The Walrus or Odobenidae family used to be fairly diverse, being made up of over twenty species which were divided into several sub-families. Sadly, today the Walrus (Odobenus Rosmarus) is the sole surviving member. Environmental changes, global warming and loss of habitat are major concerns while oil spills, entanglement and chemical pollutants such as DDT and PCB are also affecting them. These animals may stampede if disturbed, squashing any pups in the process and breeding haul-outs have been known to become completely abandoned due to human interference. They were hunted extensively by commercial sealers and are listed on both Appendix III of CITES as well as Appendix II of the Bern Convention.
During the mating season, which runs from January through to April, adult males will attract females by emitting a number of knocking or tapping sounds while under water. Mating takes place in the water and fights and skirmishes between adult males are frequent.
The gestation period last around 15 months with older females only reproducing every 3rd or 4th year. This pregnancy rate is the lowest of all pinnipeds and makes the species even more vulnerable from indiscriminate hunting. Pups are born with a thick black coat and measure 1.2m long and weigh in at between 50 and 60kg at birth. Adult males can weigh up to 1400kg. Sexual maturity in females is reached at between 4 and 10 years
Pups will feed solely on a diet of high fat content milk for their first 6 months before moving on to solids. The entire weaning process takes around two years.
During summer, males and females tend to separate and will feed in different areas. This seasonal segregation is particularly apparent with walruses living in the Pacific. During the breeding season, almost all of them can be found in the Bering Sea. As the ice melts, females and juveniles tend to move northwards, following the melting ice, while the bulls tend to remain in the area.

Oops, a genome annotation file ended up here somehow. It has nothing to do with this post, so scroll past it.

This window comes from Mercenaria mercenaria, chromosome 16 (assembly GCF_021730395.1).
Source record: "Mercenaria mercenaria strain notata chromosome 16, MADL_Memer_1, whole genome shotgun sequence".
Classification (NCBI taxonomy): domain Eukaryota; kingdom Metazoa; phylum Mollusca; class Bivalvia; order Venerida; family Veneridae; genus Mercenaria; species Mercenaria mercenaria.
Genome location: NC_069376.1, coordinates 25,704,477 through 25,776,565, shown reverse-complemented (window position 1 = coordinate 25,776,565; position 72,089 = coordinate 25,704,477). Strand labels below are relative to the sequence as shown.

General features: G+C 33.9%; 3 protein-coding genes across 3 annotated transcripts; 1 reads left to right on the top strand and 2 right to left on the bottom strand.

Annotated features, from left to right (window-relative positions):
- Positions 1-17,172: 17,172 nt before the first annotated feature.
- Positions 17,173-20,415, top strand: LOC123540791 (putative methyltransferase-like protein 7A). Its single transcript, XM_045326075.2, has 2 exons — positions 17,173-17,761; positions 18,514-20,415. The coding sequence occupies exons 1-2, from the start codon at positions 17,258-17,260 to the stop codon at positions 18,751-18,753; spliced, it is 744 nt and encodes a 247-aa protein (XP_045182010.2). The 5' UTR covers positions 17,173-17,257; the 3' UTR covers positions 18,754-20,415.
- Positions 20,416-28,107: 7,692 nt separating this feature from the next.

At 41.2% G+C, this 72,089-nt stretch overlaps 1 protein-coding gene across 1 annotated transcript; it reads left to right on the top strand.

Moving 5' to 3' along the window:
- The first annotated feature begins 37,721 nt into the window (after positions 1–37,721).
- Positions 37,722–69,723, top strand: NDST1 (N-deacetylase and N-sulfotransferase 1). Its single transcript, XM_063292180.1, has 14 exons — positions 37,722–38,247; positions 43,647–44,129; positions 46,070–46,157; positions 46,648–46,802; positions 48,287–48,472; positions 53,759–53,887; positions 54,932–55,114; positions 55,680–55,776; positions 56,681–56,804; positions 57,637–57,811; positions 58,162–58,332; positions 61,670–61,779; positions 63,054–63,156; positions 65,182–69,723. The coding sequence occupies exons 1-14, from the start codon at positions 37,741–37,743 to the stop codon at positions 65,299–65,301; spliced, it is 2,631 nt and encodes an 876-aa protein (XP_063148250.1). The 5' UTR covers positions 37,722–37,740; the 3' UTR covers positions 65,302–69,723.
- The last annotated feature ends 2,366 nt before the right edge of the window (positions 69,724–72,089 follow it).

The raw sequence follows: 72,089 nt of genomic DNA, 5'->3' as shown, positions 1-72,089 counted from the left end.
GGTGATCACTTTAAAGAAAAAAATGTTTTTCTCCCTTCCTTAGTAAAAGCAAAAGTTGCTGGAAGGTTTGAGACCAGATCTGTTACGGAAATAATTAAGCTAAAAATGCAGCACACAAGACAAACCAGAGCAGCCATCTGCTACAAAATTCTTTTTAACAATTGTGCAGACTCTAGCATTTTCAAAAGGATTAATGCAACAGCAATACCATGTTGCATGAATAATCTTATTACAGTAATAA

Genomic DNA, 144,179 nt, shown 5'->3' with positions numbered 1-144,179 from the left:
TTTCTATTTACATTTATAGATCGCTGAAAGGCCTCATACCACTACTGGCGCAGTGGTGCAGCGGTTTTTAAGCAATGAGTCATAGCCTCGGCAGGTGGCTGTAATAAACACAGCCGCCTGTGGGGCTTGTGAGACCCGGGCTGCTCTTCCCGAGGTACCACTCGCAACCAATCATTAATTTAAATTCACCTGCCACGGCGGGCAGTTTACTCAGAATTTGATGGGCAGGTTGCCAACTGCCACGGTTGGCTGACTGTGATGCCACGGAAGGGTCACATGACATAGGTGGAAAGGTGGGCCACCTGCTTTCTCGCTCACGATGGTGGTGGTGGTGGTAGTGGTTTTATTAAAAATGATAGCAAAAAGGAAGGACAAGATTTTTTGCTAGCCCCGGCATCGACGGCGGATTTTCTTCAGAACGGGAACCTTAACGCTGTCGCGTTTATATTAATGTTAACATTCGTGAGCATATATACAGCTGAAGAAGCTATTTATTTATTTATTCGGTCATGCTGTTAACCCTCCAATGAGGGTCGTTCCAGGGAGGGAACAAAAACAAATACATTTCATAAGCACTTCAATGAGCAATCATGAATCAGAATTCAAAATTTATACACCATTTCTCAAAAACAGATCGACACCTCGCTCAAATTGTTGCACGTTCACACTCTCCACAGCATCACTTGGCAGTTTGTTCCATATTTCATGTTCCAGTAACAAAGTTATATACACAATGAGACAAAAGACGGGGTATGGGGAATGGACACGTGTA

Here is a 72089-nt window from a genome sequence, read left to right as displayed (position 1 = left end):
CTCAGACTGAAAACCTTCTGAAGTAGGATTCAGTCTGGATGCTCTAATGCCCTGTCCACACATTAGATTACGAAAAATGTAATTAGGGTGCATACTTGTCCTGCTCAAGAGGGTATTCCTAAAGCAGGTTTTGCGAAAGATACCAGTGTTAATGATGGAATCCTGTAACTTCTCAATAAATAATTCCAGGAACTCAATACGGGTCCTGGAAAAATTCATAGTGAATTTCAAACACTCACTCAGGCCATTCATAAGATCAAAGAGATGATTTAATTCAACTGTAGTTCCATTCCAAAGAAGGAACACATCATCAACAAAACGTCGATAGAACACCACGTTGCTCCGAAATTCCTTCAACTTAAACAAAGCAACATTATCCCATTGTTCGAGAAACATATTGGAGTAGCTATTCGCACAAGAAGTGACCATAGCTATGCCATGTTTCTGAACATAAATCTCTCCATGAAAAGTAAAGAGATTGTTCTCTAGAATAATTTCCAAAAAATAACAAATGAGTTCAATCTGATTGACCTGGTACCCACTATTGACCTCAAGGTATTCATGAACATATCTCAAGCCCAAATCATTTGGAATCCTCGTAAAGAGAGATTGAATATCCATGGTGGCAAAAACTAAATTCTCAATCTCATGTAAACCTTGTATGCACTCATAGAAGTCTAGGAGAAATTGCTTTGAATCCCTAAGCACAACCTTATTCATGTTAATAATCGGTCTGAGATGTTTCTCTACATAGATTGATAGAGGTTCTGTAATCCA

The walruses tusks are in fact over-sized upper canines. They can grow to over 1m in length and weigh about 5kg. Not only are these tusks used for fighting and threat displays, but the walrus will also use them to haul itself onto the ice. In fact, its Latin name means “tooth-walking horse.” These tusks are made of solid ivory. A demand for carved walrus tusks has led to the problem of “head hunting” by syndicates operating the drugs and illegal ivory trade. In 1996, over 160 headless walruses washed up on the beaches of Alaska.
Walrus meat has been used as a source of food on government subsidized fox fur farms in Chukotka, Russia for the last 50 years.
When BP executives stood before congress to explain their oil spill emergency plan for the Gulf of Mexico, they mentioned protecting the Walrus was one of their top priorities. Walruses have not called the Gulf home for at least the last 3 million years.
Their “whiskers” are not in actual fact hairs. Rather these ‘vibrissae’ are a type of tactile organ which is used to help them find food when diving. A single dive can last over 30 minutes, during which they can consume as many as 6 000 clams or around 5% of their body weight each day.
Walruses swim at a cruising speed of around 8km/hr but can manage short bursts of over 30km/hr. The oldest walrus on record lived to well over 40 but mostly they live to around 30 years.
The earliest recorded Walrus in captivity was in 1608.